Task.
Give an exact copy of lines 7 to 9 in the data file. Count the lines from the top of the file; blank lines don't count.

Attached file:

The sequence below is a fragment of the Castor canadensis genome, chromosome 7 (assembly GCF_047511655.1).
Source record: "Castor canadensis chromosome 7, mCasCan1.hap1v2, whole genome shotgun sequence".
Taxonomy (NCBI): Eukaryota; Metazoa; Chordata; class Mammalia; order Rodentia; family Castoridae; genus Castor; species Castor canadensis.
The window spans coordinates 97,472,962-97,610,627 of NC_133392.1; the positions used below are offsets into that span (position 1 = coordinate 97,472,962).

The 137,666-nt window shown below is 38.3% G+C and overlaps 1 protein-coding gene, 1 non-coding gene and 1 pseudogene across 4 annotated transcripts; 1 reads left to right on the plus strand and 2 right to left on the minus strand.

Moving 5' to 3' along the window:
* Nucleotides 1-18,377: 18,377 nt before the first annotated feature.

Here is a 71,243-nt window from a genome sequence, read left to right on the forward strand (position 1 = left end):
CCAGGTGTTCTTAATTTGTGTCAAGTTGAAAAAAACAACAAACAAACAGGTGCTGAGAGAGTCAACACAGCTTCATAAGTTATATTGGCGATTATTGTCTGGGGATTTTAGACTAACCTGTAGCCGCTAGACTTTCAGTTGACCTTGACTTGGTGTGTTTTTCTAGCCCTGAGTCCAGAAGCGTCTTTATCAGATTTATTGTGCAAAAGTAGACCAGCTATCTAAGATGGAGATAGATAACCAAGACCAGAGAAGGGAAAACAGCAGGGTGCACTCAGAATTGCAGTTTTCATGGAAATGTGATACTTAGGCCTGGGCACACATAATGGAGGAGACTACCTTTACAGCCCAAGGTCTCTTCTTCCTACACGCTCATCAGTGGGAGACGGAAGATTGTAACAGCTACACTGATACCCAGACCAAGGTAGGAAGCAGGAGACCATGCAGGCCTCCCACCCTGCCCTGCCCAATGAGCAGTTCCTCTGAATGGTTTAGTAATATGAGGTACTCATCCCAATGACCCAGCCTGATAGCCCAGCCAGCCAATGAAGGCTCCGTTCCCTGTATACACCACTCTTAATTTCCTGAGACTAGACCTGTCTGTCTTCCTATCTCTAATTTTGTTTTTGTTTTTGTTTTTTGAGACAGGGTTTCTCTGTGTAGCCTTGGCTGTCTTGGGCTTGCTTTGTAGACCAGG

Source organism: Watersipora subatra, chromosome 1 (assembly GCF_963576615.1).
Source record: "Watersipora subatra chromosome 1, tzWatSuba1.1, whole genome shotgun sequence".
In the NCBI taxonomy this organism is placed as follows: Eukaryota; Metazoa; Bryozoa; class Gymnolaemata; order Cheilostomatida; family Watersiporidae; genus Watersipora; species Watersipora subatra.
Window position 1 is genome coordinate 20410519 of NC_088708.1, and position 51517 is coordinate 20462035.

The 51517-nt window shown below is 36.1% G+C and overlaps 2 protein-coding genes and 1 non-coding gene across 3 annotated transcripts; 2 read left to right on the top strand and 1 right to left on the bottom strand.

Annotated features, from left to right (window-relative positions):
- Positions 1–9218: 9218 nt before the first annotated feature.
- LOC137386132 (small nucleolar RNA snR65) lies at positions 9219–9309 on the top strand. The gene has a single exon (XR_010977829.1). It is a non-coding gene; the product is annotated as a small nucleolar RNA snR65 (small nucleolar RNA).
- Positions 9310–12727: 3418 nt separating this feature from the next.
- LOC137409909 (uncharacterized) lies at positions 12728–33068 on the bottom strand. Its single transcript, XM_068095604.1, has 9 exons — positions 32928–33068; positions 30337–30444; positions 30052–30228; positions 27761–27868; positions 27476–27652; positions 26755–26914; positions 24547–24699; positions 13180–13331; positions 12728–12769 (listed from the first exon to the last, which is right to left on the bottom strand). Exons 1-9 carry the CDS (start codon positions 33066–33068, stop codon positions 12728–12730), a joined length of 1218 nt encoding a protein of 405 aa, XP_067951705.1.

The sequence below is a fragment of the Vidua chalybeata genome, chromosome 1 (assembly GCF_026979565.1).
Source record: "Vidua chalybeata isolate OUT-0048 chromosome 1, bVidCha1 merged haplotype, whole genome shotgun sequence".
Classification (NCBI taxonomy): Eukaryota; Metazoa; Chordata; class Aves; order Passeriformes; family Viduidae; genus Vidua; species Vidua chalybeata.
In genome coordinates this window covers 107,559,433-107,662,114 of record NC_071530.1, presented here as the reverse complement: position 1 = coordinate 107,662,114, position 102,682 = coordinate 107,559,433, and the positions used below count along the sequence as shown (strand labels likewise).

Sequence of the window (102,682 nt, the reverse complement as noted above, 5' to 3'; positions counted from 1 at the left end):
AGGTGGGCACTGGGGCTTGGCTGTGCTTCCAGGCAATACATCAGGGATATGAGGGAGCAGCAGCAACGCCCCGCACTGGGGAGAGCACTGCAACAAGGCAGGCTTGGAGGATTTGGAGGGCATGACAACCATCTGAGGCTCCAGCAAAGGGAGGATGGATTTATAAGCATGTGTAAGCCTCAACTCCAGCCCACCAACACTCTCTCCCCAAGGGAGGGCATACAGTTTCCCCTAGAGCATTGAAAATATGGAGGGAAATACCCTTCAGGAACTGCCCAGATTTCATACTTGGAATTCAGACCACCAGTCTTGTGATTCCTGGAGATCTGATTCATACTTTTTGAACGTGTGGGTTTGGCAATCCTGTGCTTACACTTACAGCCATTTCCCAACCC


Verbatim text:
* Nucleotides 1-18,377: 18,377 nt before the first annotated feature.

Here is a 71,243-nt window from a genome sequence, read left to right on the forward strand (position 1 = left end):
CCAGGTGTTCTTAATTTGTGTCAAGTTGAAAAAAACAACAAACAAACAGGTGCTGAGAGAGTCAACACAGCTTCATAAGTTATATTGGCGATTATTGTCTGGGGATTTTAGACTAACCTGTAGCCGCTAGACTTTCAGTTGACCTTGACTTGGTGTGTTTTTCTAGCCCTGAGTCCAGAAGCGTCTTTATCAGATTTATTGTGCAAAAGTAGACCAGCTATCTAAGATGGAGATAGATAACCAAGACCAGAGAAGGGAAAACAGCAGGGTGCACTCAGAATTGCAGTTTTCATGGAAATGTGATACTTAGGCCTGGGCACACATAATGGAGGAGACTACCTTTACAGCCCAAGGTCTCTTCTTCCTACACGCTCATCAGTGGGAGACGGAAGATTGTAACAGCTACACTGATACCCAGACCAAGGTAGGAAGCAGGAGACCATGCAGGCCTCCCACCCTGCCCTGCCCAATGAGCAGTTCCTCTGAATGGTTTAGTAATATGAGGTACTCATCCCAATGACCCAGCCTGATAGCCCAGCCAGCCAATGAAGGCTCCGTTCCCTGTATACACCACTCTTAATTTCCTGAGACTAGACCTGTCTGTCTTCCTATCTCTAATTTTGTTTTTGTTTTTGTTTTTTGAGACAGGGTTTCTCTGTGTAGCCTTGGCTGTCTTGGGCTTGCTTTGTAGACCAGG